Does nitrite reduce ischaemia-reperfusion injury in patients with acute ST segment elevation myocardial infarction?

Lead Research Organisation: University of Aberdeen
Department Name: Biomedical Sciences


Heart attacks are common and are due to a blockage of one of the arteries that supply the heart with blood. The associated lack of oxygen supply causes death of the heart muscle supplied by this artery. Prompt opening of the blocked artery (eg by inflation of a balloon in the artery) limits the extent of this damage. However, the restoration of blood flow itself causes a degree of damage to the heart muscle. In this study we plan to investigate whether a drug called sodium nitrite given to patients suffering from heart attacks immediately before opening the blocked artery will reduce the damage to the heart muscle. This is important because when a large amount of heart muscle is damaged the patient is at risk of developing heart failure a condition associated with breathlessness and a poor survival.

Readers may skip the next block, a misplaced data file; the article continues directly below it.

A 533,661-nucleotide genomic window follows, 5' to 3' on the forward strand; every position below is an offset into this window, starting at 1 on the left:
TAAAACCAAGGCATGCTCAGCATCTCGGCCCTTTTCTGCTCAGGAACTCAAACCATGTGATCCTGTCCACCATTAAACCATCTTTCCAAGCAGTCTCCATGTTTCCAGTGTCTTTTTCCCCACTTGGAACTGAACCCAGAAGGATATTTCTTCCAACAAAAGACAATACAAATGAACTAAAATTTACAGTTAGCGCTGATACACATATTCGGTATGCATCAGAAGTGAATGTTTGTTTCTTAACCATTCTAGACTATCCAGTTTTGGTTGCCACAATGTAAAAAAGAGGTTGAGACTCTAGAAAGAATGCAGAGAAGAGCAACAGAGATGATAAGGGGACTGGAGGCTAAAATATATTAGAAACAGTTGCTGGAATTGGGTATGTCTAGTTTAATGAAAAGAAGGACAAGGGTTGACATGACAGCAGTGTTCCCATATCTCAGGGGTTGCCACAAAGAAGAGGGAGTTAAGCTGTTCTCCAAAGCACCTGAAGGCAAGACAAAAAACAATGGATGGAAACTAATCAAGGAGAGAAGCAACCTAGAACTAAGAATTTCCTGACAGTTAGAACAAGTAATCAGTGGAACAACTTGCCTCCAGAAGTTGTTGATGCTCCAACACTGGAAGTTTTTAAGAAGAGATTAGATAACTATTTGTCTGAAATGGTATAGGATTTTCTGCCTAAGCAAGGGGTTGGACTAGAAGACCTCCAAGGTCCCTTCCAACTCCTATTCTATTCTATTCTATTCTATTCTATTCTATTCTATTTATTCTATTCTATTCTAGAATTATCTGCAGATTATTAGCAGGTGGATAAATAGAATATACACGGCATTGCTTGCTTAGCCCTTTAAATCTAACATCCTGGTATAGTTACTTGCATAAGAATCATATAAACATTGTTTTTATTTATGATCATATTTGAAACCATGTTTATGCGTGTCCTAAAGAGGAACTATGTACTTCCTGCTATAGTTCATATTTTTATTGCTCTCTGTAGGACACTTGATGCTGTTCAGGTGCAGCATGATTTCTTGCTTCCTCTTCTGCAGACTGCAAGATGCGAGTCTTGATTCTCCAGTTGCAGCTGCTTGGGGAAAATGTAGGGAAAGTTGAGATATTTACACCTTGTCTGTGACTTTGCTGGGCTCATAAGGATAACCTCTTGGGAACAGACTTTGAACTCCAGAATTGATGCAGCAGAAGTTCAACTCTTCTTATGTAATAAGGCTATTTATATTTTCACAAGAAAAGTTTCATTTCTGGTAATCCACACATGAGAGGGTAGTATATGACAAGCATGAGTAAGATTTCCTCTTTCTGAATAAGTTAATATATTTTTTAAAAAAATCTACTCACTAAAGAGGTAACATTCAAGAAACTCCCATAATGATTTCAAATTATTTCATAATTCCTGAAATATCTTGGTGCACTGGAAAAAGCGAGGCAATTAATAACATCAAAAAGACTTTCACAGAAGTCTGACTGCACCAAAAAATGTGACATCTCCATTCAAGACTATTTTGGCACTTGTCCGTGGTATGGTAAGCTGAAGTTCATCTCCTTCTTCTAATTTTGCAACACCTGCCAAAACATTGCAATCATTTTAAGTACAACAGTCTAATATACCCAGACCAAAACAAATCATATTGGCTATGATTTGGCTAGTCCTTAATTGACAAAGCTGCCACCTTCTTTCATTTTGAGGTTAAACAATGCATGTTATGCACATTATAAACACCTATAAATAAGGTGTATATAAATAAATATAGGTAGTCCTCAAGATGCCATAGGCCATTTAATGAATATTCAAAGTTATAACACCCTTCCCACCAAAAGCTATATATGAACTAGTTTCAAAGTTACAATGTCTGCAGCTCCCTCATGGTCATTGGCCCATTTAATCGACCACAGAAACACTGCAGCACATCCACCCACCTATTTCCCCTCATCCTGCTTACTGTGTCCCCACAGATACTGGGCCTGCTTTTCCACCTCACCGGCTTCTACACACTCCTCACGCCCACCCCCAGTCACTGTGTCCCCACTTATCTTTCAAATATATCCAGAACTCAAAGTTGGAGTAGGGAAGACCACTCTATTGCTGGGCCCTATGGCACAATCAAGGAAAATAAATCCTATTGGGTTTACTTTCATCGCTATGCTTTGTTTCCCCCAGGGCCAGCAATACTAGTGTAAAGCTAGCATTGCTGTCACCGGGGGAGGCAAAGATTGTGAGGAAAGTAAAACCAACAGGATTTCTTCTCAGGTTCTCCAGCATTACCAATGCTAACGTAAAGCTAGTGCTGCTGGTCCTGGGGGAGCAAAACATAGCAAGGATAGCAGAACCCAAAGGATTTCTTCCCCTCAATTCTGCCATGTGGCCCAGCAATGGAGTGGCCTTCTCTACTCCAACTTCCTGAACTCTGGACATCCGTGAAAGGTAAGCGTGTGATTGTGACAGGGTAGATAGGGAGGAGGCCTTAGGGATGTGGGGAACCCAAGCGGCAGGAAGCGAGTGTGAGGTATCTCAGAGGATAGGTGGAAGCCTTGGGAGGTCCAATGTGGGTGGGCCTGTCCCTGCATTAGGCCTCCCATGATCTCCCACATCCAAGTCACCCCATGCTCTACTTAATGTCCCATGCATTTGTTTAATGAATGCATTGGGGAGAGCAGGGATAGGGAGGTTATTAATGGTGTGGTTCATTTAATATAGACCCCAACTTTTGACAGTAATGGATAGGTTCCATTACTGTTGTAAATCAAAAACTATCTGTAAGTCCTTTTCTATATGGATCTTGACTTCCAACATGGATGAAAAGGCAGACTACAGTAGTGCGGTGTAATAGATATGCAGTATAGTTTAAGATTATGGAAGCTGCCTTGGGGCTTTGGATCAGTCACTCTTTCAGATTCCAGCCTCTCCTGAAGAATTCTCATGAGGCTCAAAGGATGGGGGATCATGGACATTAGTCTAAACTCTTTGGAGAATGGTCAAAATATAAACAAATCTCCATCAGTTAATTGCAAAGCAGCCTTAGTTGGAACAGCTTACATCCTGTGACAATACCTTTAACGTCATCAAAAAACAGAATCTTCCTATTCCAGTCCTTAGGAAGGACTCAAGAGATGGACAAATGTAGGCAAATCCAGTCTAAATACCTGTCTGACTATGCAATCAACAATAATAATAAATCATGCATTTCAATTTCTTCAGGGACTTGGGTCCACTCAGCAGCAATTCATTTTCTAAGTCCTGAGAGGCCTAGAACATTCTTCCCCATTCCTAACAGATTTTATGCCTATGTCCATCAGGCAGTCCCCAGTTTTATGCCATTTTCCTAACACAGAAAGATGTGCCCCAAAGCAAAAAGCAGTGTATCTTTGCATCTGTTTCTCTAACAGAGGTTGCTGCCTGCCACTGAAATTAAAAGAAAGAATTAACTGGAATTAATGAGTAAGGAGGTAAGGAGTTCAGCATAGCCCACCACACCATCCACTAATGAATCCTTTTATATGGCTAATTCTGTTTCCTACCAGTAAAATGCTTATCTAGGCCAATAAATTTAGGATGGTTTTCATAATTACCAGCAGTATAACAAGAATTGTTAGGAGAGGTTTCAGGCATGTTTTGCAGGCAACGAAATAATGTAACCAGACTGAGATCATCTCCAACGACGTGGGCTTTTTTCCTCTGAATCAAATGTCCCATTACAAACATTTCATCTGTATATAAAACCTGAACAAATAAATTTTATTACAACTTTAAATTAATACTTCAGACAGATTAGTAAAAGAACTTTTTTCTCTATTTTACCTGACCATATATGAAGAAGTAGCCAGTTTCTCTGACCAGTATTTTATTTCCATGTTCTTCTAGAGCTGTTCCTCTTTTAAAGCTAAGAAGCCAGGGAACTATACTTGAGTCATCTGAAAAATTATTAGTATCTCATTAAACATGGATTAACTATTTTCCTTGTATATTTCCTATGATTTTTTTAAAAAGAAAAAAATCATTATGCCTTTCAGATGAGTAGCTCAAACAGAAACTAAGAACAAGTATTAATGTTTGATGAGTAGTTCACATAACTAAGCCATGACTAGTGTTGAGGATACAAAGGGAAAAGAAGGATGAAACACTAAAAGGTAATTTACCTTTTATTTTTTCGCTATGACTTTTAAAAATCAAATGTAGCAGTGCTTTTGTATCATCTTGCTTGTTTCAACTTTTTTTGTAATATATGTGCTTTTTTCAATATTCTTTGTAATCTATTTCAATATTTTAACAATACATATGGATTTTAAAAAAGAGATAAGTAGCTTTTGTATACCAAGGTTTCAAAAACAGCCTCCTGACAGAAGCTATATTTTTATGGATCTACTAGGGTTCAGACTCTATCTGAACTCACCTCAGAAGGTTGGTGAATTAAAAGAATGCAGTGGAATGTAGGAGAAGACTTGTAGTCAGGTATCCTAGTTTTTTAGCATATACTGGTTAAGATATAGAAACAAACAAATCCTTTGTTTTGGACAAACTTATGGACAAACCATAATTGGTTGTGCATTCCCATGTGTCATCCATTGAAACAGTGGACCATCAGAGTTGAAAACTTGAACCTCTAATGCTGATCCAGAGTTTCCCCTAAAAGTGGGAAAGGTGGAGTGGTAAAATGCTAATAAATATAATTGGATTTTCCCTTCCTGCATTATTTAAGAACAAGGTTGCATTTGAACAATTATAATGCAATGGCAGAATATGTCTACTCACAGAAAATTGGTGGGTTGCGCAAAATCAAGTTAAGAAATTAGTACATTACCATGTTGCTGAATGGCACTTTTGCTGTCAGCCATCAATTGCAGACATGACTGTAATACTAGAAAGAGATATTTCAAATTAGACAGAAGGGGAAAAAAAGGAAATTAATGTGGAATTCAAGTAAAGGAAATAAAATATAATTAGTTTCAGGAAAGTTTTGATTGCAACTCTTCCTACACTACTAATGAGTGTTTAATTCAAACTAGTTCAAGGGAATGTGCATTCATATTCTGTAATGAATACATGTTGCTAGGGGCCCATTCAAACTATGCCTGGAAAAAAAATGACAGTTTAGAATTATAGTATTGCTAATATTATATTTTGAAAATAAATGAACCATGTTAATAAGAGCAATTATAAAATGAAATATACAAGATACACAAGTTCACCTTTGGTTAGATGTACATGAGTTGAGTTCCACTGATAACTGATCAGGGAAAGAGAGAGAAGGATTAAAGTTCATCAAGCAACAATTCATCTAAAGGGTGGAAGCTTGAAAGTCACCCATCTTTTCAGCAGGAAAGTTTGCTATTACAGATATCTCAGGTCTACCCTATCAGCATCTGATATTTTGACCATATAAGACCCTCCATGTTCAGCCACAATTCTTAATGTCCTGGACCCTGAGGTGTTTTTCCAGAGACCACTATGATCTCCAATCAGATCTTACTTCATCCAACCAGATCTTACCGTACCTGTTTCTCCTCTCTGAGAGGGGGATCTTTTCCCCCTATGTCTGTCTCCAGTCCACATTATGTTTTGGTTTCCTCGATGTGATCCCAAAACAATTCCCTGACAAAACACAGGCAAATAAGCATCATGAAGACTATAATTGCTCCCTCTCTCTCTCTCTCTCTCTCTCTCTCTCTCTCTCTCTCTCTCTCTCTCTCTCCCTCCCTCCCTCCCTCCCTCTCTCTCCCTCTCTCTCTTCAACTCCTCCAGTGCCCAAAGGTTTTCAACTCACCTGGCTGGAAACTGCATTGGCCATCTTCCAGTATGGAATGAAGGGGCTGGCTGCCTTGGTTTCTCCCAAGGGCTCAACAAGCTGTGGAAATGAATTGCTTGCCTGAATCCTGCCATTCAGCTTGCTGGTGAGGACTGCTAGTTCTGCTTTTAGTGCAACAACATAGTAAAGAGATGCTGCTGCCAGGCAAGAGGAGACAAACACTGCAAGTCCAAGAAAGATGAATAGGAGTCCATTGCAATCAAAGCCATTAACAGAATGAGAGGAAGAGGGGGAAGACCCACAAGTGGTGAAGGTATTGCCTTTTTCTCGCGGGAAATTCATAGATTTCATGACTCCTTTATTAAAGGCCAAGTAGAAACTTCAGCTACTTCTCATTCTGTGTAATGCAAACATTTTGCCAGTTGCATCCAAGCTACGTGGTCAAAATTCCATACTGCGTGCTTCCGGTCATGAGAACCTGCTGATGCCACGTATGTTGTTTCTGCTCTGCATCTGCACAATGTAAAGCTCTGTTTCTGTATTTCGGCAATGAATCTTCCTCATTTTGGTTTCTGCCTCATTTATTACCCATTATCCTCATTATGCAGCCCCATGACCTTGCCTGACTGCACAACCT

Technical Summary

The anion nitrite is reduced to nitric oxide under hypoxic and/or acidotic conditions, resulting in targeted delivery of nitric oxide to hypoxic tissues. Recent work in animal models has shown that nitrite administration at doses well below those which have any effect on blood pressure potently protects against ischaemia- reperfusion injury when administered either before ischaemia or immediately before reperfusion. This proposal will evaluate whether nitrite administration protects against ischaemia-reperfusion injury and reduces infarct size in patients presenting with acute ST segment elevation myocardial infarction.


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Ntessalen M (2020) Reply to TA Schiffer et al. in The American journal of clinical nutrition